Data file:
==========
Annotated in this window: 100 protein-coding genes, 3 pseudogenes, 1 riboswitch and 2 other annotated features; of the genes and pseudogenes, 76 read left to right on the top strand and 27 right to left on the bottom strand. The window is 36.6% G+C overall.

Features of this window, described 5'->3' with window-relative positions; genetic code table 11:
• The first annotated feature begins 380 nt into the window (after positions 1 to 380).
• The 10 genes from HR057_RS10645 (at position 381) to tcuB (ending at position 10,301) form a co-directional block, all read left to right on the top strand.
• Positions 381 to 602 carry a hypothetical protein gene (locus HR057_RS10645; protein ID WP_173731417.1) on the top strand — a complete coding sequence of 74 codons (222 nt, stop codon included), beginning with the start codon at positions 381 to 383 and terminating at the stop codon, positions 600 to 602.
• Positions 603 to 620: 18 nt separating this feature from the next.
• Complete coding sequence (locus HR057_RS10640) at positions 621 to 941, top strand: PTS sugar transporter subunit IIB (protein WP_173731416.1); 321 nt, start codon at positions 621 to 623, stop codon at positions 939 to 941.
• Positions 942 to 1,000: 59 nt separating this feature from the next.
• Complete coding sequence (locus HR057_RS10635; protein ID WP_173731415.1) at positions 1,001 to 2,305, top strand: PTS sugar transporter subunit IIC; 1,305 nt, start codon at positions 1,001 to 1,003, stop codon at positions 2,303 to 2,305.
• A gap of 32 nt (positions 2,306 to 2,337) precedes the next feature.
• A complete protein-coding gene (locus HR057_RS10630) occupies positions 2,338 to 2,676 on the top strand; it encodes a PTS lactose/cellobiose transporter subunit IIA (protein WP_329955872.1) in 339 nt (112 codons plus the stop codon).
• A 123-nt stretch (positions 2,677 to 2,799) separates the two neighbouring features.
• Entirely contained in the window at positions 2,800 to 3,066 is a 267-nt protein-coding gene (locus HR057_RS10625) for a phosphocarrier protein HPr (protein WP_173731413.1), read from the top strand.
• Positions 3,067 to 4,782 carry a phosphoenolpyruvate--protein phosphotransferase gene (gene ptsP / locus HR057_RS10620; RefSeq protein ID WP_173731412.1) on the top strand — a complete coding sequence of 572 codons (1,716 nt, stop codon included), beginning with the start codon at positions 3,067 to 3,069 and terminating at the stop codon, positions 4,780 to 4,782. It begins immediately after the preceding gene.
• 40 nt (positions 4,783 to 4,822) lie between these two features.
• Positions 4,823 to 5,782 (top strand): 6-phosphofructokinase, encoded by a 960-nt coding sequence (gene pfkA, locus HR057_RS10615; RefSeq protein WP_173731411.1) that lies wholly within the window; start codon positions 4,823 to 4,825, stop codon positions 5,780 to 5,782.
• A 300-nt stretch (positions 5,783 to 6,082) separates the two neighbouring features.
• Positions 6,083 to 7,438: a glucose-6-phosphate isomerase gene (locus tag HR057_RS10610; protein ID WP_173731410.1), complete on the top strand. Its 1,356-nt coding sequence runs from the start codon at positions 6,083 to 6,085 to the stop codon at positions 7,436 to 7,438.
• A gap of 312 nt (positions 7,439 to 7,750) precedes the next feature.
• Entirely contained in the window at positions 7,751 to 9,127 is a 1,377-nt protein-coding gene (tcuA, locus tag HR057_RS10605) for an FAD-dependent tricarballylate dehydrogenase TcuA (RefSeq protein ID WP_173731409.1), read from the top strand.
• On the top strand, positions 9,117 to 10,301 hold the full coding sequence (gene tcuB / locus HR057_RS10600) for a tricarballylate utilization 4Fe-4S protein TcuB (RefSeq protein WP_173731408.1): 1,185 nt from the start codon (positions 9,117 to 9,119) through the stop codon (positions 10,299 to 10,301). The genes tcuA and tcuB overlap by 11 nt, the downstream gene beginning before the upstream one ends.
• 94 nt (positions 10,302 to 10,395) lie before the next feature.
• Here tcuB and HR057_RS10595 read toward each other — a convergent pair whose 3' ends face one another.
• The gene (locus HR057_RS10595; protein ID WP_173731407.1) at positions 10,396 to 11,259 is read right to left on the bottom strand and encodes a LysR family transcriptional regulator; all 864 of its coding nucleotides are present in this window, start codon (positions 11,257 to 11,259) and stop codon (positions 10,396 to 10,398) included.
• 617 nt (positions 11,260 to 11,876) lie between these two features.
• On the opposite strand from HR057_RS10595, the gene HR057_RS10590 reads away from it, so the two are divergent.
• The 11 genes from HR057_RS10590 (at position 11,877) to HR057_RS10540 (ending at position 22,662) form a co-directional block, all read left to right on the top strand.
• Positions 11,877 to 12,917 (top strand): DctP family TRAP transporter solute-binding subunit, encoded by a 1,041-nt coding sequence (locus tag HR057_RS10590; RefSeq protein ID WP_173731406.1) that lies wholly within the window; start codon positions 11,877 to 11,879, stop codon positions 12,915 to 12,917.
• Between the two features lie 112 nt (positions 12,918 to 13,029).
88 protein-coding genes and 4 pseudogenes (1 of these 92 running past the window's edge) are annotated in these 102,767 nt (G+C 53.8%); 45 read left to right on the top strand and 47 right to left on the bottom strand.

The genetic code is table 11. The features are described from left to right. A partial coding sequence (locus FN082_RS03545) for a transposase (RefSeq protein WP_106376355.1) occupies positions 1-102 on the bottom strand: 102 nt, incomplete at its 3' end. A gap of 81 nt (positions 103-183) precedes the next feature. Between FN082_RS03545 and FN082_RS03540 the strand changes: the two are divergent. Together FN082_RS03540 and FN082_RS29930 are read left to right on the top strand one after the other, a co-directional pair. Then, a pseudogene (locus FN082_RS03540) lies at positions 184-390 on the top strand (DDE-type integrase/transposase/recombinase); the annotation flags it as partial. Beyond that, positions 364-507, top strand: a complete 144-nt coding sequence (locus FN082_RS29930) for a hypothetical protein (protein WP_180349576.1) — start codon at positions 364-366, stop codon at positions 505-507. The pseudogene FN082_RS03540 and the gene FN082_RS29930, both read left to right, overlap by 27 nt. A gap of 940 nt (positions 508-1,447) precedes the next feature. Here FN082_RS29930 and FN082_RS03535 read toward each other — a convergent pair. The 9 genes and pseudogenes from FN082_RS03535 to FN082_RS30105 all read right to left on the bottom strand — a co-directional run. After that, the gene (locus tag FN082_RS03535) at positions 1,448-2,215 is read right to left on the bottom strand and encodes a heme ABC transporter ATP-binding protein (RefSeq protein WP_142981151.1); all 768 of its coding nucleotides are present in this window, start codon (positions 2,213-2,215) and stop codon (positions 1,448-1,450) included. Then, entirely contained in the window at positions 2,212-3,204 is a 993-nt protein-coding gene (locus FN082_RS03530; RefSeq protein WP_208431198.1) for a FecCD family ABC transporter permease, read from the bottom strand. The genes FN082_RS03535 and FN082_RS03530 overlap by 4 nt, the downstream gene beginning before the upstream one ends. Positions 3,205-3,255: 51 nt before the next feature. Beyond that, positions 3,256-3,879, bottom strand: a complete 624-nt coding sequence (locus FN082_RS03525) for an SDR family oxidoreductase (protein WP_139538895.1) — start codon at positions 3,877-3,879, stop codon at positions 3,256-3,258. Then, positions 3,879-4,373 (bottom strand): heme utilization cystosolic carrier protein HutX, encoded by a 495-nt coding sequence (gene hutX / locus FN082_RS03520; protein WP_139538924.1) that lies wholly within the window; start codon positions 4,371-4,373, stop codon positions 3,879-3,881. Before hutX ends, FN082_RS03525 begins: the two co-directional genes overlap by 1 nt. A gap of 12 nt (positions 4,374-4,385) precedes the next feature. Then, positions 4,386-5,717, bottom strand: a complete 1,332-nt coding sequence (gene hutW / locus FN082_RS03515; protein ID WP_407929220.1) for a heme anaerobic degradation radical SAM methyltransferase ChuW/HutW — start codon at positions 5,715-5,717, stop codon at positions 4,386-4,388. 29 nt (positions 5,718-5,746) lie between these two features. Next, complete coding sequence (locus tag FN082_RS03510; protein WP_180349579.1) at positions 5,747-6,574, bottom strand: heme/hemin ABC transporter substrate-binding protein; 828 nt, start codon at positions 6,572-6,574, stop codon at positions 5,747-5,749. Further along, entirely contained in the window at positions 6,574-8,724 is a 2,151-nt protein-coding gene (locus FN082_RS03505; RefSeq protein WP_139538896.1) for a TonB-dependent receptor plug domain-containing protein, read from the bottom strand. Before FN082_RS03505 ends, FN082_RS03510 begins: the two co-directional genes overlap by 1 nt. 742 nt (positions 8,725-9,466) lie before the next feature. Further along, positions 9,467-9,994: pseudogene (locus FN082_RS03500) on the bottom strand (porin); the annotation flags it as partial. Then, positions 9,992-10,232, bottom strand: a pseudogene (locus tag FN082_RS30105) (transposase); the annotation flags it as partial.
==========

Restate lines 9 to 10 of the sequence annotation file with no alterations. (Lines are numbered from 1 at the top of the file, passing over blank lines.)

• Complete coding sequence (locus HR057_RS10635; protein ID WP_173731415.1) at positions 1,001 to 2,305, top strand: PTS sugar transporter subunit IIC; 1,305 nt, start codon at positions 1,001 to 1,003, stop codon at positions 2,303 to 2,305.
• A gap of 32 nt (positions 2,306 to 2,337) precedes the next feature.